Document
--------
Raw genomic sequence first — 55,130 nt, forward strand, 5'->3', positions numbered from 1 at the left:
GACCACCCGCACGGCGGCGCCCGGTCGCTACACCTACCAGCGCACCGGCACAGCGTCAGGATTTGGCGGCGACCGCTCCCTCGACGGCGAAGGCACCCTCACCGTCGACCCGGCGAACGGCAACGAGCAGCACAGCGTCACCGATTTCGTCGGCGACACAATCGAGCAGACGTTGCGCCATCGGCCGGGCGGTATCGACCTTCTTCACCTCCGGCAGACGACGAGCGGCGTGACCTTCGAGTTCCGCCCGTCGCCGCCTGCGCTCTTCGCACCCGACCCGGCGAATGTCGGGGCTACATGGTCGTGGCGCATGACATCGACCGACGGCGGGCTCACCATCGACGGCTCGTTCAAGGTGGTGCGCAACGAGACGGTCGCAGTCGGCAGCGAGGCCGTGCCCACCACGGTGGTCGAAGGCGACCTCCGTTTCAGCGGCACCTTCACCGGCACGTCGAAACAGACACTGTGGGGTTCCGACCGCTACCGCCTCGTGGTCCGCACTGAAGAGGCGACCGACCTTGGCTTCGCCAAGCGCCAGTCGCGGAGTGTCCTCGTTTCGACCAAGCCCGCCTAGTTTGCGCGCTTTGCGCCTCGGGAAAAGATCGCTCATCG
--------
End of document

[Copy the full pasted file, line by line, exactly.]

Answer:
Raw genomic sequence first — 55,130 nt, forward strand, 5'->3', positions numbered from 1 at the left:
GACCACCCGCACGGCGGCGCCCGGTCGCTACACCTACCAGCGCACCGGCACAGCGTCAGGATTTGGCGGCGACCGCTCCCTCGACGGCGAAGGCACCCTCACCGTCGACCCGGCGAACGGCAACGAGCAGCACAGCGTCACCGATTTCGTCGGCGACACAATCGAGCAGACGTTGCGCCATCGGCCGGGCGGTATCGACCTTCTTCACCTCCGGCAGACGACGAGCGGCGTGACCTTCGAGTTCCGCCCGTCGCCGCCTGCGCTCTTCGCACCCGACCCGGCGAATGTCGGGGCTACATGGTCGTGGCGCATGACATCGACCGACGGCGGGCTCACCATCGACGGCTCGTTCAAGGTGGTGCGCAACGAGACGGTCGCAGTCGGCAGCGAGGCCGTGCCCACCACGGTGGTCGAAGGCGACCTCCGTTTCAGCGGCACCTTCACCGGCACGTCGAAACAGACACTGTGGGGTTCCGACCGCTACCGCCTCGTGGTCCGCACTGAAGAGGCGACCGACCTTGGCTTCGCCAAGCGCCAGTCGCGGAGTGTCCTCGTTTCGACCAAGCCCGCCTAGTTTGCGCGCTTTGCGCCTCGGGAAAAGATCGCTCATCG